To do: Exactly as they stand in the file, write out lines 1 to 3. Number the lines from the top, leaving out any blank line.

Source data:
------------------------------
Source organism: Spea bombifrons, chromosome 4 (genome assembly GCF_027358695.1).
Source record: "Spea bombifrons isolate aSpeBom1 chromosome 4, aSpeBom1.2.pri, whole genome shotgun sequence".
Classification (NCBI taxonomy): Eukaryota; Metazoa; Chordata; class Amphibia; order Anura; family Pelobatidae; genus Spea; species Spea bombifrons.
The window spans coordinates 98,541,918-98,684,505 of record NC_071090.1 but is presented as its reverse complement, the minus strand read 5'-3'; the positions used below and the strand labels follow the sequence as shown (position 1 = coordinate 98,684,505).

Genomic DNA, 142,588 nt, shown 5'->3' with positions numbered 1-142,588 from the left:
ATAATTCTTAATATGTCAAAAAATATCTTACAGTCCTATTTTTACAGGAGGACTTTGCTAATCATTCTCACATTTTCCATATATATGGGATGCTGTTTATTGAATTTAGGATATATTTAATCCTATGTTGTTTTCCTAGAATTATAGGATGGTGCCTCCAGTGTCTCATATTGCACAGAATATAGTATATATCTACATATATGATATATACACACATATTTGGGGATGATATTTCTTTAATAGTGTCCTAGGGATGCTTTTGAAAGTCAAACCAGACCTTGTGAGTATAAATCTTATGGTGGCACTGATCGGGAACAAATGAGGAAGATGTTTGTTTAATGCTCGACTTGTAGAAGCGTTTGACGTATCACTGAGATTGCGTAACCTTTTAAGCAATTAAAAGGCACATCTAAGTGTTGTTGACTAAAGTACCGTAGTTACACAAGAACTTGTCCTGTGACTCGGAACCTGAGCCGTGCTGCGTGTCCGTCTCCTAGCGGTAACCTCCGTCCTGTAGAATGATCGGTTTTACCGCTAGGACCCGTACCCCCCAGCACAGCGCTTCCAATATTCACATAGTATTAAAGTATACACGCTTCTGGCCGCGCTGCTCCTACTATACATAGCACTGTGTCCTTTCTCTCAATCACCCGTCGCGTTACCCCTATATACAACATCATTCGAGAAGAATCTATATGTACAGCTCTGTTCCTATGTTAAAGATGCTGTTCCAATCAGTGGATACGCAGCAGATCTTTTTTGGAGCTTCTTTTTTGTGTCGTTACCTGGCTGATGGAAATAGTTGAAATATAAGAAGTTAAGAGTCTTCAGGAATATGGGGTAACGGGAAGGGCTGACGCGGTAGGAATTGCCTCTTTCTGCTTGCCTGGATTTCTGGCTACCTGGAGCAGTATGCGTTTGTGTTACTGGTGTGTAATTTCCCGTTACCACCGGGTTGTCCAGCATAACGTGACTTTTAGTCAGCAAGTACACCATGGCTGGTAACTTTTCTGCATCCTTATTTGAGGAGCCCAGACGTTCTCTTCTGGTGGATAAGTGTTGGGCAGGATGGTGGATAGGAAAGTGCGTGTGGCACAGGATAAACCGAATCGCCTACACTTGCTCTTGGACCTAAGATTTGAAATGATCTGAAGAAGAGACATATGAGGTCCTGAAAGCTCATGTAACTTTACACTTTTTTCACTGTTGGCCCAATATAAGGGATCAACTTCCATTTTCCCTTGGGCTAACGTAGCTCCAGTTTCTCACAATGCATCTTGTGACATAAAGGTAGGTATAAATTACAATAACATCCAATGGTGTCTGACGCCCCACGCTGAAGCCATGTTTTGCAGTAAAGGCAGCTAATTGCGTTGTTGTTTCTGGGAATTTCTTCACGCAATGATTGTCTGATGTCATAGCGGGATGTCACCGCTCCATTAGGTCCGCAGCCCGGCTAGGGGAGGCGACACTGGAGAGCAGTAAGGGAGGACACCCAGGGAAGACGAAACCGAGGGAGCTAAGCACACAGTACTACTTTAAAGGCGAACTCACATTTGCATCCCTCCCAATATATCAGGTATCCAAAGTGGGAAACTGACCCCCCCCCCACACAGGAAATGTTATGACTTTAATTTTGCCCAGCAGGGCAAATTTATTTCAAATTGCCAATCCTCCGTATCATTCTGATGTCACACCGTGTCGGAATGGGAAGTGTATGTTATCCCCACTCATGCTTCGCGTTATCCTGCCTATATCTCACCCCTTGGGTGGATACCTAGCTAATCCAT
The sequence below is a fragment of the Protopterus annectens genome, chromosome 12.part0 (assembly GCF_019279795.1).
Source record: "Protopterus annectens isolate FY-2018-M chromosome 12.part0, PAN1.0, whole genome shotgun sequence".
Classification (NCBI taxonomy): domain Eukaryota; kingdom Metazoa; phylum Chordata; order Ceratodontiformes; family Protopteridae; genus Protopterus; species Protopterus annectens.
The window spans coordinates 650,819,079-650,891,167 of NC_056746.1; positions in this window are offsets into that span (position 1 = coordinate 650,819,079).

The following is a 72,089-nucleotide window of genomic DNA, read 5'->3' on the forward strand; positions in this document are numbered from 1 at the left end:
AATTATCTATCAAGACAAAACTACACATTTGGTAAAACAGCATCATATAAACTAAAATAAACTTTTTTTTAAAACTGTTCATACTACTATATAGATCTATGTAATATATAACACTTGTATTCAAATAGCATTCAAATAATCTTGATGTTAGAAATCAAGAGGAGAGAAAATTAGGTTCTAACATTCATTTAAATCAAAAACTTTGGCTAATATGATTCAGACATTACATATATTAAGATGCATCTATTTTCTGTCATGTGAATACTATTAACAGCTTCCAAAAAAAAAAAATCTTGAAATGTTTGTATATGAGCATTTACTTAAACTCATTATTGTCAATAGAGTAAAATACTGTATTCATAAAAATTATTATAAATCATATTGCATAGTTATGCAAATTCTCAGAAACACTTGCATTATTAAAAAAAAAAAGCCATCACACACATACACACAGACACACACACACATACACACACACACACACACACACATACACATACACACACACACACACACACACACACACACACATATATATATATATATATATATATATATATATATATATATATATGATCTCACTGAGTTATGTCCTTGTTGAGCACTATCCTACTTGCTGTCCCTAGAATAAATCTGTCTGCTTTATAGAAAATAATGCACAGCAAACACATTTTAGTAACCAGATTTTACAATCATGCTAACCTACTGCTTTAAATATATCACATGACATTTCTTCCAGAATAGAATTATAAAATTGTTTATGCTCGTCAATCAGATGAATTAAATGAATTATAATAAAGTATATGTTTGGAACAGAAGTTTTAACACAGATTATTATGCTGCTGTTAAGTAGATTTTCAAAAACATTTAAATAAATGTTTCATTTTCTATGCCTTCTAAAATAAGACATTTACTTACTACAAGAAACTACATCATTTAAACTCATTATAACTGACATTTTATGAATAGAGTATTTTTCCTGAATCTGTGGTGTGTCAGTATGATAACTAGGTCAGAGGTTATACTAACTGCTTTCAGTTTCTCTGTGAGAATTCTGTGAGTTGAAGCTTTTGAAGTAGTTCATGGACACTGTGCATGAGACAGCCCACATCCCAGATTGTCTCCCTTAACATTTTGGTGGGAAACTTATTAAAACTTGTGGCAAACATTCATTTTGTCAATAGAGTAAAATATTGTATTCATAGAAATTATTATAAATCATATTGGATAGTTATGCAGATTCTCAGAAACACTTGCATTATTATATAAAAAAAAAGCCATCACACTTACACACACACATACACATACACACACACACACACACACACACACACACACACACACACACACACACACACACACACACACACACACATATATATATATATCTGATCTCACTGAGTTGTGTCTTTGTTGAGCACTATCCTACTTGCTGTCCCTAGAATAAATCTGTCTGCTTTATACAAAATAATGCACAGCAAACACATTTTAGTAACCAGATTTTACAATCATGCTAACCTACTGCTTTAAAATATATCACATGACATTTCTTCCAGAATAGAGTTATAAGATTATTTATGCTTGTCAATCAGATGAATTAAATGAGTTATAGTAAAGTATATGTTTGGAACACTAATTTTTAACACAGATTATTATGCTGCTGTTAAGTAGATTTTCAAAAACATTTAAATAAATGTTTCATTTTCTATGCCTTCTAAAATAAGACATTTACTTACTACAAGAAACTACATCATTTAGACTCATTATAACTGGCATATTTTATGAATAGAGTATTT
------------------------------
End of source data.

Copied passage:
Source organism: Spea bombifrons, chromosome 4 (genome assembly GCF_027358695.1).
Source record: "Spea bombifrons isolate aSpeBom1 chromosome 4, aSpeBom1.2.pri, whole genome shotgun sequence".
Classification (NCBI taxonomy): Eukaryota; Metazoa; Chordata; class Amphibia; order Anura; family Pelobatidae; genus Spea; species Spea bombifrons.